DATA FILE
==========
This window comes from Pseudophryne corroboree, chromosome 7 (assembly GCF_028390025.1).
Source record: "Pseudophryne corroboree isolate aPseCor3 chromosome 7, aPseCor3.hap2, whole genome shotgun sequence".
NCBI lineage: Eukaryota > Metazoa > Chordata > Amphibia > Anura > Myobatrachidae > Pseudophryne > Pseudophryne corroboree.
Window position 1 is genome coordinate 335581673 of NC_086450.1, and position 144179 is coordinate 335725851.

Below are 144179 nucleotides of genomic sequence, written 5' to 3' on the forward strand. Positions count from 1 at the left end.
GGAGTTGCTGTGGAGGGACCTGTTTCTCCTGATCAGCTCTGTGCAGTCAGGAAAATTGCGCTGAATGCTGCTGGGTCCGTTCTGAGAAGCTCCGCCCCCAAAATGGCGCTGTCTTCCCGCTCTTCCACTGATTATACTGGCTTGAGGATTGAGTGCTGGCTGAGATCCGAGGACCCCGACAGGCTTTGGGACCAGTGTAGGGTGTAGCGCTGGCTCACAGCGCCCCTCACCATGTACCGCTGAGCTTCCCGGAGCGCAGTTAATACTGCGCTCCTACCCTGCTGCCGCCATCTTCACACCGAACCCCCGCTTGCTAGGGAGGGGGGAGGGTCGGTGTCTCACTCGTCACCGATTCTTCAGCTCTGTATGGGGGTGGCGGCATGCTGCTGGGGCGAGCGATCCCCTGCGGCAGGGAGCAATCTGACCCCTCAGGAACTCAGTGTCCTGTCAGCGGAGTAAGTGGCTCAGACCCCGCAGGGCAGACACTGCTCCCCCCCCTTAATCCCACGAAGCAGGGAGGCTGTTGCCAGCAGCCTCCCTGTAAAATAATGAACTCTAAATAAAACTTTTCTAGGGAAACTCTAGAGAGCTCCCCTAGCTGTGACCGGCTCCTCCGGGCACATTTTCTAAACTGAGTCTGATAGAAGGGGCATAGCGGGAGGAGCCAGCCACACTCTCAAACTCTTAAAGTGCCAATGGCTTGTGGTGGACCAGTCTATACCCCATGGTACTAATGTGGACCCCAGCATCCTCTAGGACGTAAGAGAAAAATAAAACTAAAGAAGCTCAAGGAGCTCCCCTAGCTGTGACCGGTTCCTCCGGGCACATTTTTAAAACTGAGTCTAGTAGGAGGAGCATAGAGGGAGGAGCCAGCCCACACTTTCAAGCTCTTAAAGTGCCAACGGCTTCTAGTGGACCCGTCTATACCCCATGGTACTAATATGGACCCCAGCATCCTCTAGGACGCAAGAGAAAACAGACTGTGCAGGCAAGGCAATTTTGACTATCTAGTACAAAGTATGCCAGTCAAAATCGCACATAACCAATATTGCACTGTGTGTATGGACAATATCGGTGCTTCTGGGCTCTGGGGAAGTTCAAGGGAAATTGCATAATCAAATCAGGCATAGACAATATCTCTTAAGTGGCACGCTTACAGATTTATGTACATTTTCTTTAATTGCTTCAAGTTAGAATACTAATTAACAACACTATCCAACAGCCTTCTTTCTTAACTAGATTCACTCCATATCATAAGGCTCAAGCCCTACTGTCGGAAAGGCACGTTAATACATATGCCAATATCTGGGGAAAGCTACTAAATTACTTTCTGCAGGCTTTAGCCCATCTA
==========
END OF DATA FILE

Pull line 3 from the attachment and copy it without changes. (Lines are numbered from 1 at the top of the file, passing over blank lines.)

NCBI lineage: Eukaryota > Metazoa > Chordata > Amphibia > Anura > Myobatrachidae > Pseudophryne > Pseudophryne corroboree.